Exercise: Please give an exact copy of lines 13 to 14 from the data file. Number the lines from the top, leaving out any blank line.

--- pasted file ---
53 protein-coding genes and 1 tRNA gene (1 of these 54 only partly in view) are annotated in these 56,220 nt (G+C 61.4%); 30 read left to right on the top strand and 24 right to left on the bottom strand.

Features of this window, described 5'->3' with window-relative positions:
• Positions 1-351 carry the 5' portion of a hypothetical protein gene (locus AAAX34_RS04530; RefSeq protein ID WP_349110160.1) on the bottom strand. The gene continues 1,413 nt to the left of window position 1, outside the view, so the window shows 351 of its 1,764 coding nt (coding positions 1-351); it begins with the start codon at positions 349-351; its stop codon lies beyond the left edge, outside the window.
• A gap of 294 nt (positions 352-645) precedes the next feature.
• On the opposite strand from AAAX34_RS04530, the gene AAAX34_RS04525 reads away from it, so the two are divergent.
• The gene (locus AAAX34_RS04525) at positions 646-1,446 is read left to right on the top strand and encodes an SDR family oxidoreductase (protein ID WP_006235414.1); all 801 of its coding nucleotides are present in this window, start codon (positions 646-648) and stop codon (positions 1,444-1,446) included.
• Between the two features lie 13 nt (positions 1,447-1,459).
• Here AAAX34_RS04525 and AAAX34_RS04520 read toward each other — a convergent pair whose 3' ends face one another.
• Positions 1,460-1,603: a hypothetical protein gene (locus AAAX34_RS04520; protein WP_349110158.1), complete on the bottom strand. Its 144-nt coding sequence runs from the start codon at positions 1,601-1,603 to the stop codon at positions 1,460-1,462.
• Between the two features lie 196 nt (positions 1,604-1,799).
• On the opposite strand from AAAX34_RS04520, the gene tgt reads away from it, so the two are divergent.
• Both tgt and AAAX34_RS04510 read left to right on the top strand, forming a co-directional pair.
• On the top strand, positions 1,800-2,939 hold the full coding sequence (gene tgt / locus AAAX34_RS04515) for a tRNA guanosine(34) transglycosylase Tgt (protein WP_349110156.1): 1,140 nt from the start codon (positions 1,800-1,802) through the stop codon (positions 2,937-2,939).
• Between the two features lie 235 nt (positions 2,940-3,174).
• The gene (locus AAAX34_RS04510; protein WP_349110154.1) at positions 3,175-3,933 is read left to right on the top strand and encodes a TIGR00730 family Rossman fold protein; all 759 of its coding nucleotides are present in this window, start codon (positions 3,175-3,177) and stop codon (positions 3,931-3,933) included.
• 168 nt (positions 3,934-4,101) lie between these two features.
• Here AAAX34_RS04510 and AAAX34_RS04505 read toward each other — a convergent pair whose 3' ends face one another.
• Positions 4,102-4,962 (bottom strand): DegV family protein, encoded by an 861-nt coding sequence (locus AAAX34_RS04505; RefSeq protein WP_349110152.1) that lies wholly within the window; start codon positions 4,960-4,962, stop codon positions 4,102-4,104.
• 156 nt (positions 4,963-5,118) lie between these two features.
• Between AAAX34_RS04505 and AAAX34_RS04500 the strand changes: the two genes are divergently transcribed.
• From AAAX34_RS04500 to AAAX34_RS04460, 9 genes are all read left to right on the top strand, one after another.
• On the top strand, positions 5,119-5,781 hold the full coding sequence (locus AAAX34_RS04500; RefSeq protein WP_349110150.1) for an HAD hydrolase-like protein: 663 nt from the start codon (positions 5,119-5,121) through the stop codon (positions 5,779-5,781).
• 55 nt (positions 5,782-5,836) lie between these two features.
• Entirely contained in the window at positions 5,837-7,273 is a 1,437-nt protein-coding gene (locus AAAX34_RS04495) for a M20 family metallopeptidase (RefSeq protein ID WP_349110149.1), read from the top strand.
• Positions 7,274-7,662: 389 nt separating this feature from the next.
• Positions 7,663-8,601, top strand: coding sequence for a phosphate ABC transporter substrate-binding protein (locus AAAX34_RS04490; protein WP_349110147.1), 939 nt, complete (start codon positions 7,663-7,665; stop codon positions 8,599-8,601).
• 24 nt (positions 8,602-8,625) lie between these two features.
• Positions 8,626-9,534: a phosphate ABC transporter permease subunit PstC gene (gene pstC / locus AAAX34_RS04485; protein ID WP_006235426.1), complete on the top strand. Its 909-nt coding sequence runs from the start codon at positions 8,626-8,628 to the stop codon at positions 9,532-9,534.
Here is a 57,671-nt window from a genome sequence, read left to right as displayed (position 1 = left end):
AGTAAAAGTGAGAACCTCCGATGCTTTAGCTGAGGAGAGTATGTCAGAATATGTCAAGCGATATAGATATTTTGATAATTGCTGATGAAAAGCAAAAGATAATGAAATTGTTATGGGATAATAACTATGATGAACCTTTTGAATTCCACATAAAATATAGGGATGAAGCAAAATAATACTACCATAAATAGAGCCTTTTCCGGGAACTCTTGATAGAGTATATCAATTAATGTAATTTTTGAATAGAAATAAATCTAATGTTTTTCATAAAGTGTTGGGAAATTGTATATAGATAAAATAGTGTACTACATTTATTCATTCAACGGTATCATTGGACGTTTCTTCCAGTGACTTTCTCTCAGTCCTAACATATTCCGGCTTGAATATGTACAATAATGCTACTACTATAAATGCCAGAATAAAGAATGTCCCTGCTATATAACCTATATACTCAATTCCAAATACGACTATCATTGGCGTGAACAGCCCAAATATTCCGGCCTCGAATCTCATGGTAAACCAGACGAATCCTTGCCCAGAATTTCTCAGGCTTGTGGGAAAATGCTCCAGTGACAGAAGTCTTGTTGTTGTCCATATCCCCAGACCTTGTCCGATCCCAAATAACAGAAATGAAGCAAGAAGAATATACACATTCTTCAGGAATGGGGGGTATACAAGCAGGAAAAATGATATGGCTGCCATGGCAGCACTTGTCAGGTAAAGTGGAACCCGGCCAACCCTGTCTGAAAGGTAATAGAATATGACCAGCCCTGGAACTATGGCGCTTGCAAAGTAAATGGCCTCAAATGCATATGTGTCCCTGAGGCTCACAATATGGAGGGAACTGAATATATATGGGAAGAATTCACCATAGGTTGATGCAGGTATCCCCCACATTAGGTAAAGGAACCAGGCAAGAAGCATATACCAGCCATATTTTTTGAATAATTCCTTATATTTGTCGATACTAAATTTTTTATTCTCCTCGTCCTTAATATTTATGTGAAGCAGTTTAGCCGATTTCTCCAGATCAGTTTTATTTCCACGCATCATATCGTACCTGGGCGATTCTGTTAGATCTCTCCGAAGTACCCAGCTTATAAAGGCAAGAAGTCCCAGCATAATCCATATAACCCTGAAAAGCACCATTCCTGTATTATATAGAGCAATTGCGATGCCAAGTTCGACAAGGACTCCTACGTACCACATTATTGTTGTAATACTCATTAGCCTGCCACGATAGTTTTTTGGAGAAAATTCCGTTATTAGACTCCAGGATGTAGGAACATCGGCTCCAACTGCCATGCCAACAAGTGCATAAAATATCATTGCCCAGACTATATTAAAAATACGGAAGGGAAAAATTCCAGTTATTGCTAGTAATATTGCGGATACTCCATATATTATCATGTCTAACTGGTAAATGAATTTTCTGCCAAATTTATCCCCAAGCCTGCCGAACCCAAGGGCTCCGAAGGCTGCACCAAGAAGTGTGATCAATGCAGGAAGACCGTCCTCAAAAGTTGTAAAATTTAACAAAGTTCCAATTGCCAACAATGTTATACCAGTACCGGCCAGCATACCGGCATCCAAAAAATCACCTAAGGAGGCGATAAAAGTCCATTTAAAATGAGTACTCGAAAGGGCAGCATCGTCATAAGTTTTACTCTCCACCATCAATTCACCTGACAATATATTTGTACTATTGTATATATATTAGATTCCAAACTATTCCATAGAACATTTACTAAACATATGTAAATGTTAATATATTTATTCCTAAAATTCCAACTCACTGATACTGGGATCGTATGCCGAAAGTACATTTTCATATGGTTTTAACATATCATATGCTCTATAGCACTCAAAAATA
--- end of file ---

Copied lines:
• On the top strand, positions 1,800-2,939 hold the full coding sequence (gene tgt / locus AAAX34_RS04515) for a tRNA guanosine(34) transglycosylase Tgt (protein WP_349110156.1): 1,140 nt from the start codon (positions 1,800-1,802) through the stop codon (positions 2,937-2,939).
• Between the two features lie 235 nt (positions 2,940-3,174).